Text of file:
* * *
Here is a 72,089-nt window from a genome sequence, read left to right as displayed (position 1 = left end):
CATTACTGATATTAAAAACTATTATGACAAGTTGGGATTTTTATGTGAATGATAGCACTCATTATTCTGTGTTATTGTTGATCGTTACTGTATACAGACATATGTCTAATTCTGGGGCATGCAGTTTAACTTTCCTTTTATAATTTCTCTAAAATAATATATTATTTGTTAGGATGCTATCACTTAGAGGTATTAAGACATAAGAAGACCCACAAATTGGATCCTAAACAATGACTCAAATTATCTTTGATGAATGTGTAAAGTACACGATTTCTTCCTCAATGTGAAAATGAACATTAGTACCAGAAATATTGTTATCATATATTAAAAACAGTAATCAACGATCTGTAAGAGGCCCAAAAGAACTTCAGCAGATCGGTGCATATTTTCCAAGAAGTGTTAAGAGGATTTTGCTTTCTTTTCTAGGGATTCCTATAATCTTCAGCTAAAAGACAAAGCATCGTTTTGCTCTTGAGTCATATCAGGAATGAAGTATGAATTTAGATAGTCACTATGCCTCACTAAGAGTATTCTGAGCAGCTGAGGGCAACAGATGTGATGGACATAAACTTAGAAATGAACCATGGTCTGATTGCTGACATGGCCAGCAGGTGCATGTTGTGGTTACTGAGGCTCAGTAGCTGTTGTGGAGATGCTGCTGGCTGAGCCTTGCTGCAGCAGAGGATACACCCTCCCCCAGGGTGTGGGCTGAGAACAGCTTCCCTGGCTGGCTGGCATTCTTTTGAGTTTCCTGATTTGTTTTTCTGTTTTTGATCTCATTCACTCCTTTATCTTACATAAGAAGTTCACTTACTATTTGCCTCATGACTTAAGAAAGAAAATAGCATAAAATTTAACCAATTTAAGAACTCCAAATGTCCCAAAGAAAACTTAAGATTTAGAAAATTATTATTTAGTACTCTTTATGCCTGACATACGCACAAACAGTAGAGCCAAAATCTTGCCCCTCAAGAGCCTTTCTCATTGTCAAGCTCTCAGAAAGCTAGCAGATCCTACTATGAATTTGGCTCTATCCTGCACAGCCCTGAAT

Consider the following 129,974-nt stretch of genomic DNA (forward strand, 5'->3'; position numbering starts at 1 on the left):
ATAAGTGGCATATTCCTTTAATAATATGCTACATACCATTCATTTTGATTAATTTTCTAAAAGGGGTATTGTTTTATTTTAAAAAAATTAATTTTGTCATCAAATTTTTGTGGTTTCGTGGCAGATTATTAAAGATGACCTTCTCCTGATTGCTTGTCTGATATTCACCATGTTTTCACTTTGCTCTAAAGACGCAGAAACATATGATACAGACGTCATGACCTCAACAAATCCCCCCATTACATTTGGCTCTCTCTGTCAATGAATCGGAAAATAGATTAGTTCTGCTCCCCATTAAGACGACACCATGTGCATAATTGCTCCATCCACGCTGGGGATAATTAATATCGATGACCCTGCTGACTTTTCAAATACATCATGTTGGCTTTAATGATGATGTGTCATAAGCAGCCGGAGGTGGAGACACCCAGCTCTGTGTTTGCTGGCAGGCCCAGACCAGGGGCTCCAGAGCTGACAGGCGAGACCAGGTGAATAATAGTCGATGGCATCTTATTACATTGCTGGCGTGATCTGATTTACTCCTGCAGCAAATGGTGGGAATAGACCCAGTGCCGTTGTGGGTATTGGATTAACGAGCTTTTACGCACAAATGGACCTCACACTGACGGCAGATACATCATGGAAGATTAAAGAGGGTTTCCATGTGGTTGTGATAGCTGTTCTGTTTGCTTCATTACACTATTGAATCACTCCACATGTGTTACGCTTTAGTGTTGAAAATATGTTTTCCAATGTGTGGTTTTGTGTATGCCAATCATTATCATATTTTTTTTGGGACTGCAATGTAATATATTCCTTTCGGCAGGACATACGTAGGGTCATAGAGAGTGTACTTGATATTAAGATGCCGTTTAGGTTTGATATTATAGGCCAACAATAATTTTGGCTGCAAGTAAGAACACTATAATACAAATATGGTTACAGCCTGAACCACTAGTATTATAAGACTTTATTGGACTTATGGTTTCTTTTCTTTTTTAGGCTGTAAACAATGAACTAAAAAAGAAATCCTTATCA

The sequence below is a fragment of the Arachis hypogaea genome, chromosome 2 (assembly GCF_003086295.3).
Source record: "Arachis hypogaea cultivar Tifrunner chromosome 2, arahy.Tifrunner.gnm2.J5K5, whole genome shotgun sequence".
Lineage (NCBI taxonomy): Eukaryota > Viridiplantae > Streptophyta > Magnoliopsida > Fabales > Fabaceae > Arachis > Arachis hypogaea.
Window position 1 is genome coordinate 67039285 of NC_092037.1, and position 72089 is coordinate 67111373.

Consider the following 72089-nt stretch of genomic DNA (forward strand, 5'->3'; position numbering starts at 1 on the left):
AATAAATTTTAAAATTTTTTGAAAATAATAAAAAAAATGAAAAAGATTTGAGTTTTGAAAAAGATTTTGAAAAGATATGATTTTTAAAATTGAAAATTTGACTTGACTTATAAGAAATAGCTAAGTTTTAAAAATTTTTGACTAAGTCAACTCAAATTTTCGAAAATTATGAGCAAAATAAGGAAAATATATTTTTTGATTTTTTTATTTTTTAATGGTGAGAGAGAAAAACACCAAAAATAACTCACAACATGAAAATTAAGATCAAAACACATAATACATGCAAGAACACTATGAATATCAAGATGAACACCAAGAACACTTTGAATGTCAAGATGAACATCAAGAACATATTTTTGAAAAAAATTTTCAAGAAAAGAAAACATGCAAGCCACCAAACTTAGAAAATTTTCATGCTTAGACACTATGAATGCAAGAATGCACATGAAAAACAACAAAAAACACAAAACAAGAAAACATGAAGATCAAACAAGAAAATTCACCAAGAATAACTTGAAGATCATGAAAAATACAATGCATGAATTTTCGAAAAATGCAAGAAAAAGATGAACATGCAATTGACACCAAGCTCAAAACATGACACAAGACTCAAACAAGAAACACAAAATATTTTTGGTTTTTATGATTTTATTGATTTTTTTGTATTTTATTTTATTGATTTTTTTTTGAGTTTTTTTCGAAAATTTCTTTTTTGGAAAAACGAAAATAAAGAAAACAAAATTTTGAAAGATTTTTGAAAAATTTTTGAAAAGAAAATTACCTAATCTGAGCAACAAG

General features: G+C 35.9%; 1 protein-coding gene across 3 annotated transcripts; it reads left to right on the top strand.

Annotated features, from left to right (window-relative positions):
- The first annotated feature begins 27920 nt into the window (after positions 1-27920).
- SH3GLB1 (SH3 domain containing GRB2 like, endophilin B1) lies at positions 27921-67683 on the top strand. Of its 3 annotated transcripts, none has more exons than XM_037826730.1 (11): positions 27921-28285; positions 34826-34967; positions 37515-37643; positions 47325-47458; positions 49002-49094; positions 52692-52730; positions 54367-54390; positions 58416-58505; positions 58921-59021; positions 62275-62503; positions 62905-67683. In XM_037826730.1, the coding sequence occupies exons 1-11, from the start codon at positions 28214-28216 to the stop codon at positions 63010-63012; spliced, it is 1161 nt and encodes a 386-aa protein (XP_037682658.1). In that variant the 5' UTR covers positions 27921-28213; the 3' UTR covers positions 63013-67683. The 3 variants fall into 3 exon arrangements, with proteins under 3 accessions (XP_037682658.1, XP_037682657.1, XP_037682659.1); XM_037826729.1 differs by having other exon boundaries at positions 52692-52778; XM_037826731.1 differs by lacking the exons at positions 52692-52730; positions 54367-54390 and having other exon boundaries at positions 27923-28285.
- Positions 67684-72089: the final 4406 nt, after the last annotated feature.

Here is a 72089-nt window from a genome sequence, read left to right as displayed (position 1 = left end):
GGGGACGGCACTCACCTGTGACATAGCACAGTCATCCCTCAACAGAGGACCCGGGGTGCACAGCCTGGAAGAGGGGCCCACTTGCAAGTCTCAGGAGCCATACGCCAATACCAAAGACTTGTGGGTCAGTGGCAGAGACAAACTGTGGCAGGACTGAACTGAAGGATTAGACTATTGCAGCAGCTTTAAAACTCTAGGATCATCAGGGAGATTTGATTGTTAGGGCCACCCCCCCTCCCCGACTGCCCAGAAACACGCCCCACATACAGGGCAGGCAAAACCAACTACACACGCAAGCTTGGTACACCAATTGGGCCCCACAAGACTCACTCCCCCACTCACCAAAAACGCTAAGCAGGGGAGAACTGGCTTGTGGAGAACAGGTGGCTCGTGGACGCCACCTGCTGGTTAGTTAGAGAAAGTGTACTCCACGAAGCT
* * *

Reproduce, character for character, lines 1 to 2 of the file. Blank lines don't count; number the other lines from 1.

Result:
Here is a 72,089-nt window from a genome sequence, read left to right as displayed (position 1 = left end):
CATTACTGATATTAAAAACTATTATGACAAGTTGGGATTTTTATGTGAATGATAGCACTCATTATTCTGTGTTATTGTTGATCGTTACTGTATACAGACATATGTCTAATTCTGGGGCATGCAGTTTAACTTTCCTTTTATAATTTCTCTAAAATAATATATTATTTGTTAGGATGCTATCACTTAGAGGTATTAAGACATAAGAAGACCCACAAATTGGATCCTAAACAATGACTCAAATTATCTTTGATGAATGTGTAAAGTACACGATTTCTTCCTCAATGTGAAAATGAACATTAGTACCAGAAATATTGTTATCATATATTAAAAACAGTAATCAACGATCTGTAAGAGGCCCAAAAGAACTTCAGCAGATCGGTGCATATTTTCCAAGAAGTGTTAAGAGGATTTTGCTTTCTTTTCTAGGGATTCCTATAATCTTCAGCTAAAAGACAAAGCATCGTTTTGCTCTTGAGTCATATCAGGAATGAAGTATGAATTTAGATAGTCACTATGCCTCACTAAGAGTATTCTGAGCAGCTGAGGGCAACAGATGTGATGGACATAAACTTAGAAATGAACCATGGTCTGATTGCTGACATGGCCAGCAGGTGCATGTTGTGGTTACTGAGGCTCAGTAGCTGTTGTGGAGATGCTGCTGGCTGAGCCTTGCTGCAGCAGAGGATACACCCTCCCCCAGGGTGTGGGCTGAGAACAGCTTCCCTGGCTGGCTGGCATTCTTTTGAGTTTCCTGATTTGTTTTTCTGTTTTTGATCTCATTCACTCCTTTATCTTACATAAGAAGTTCACTTACTATTTGCCTCATGACTTAAGAAAGAAAATAGCATAAAATTTAACCAATTTAAGAACTCCAAATGTCCCAAAGAAAACTTAAGATTTAGAAAATTATTATTTAGTACTCTTTATGCCTGACATACGCACAAACAGTAGAGCCAAAATCTTGCCCCTCAAGAGCCTTTCTCATTGTCAAGCTCTCAGAAAGCTAGCAGATCCTACTATGAATTTGGCTCTATCCTGCACAGCCCTGAAT